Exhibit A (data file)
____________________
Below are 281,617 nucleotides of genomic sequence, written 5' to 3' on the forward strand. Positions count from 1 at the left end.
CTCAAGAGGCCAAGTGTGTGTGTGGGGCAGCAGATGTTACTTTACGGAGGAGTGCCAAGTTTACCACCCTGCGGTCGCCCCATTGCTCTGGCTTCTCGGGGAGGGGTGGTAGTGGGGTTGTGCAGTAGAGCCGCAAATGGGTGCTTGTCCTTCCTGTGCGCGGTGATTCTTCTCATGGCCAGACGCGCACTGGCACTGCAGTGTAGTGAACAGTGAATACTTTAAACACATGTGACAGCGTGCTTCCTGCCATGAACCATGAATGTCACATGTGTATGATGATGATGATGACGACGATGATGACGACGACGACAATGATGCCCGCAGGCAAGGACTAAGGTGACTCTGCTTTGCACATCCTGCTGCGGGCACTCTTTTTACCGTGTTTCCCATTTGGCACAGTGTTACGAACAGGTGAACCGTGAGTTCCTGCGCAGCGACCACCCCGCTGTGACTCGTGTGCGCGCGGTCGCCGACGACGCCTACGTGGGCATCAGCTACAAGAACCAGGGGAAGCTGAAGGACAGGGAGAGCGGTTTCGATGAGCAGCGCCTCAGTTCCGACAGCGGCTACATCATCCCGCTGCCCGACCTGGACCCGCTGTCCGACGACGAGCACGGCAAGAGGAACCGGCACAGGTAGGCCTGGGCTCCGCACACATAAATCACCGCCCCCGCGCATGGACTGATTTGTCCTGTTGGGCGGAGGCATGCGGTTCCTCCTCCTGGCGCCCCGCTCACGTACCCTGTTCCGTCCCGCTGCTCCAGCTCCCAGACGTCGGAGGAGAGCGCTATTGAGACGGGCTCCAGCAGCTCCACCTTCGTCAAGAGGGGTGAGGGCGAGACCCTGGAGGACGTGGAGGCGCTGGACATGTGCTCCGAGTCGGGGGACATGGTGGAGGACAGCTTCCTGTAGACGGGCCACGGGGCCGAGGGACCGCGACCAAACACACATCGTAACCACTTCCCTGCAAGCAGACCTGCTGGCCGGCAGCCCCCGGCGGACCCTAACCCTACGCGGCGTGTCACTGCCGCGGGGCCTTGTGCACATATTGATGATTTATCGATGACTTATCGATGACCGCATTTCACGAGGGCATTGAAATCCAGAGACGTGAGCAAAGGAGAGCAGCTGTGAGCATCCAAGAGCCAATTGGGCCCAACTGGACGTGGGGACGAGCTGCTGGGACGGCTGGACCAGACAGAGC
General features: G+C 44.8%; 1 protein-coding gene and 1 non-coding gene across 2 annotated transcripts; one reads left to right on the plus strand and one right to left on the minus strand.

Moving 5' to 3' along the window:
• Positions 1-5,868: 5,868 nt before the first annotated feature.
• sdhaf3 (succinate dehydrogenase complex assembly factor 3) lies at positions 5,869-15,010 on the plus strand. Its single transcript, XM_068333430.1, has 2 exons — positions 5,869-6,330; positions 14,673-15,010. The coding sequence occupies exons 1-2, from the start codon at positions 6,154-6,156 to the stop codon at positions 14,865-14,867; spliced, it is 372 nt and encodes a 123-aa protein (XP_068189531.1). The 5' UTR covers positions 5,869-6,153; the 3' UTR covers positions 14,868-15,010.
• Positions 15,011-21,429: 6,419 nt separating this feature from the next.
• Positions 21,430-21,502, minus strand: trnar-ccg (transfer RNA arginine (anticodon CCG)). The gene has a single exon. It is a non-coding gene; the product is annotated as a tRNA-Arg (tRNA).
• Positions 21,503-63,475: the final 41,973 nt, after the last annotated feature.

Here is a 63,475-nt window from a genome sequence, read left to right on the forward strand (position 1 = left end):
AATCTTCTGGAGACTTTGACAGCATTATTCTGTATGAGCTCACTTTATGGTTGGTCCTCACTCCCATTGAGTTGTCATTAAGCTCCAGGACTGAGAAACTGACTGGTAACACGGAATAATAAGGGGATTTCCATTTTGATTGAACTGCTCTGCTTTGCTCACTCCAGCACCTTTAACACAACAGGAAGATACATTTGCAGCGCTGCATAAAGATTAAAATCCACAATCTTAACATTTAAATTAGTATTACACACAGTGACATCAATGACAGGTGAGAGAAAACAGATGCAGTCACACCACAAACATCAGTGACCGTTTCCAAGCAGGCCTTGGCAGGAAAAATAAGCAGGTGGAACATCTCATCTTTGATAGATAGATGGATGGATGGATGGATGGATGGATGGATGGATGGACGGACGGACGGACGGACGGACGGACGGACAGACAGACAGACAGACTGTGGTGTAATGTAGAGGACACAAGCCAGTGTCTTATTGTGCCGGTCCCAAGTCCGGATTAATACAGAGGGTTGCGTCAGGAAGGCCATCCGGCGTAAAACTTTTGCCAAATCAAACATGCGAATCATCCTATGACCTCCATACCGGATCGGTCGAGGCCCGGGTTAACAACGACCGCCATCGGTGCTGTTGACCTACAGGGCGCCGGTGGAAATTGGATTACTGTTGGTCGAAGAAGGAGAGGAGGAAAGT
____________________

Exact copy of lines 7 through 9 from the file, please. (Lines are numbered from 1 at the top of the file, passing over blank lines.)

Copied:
• Positions 15,011-21,429: 6,419 nt separating this feature from the next.
• Positions 21,430-21,502, minus strand: trnar-ccg (transfer RNA arginine (anticodon CCG)). The gene has a single exon. It is a non-coding gene; the product is annotated as a tRNA-Arg (tRNA).
• Positions 21,503-63,475: the final 41,973 nt, after the last annotated feature.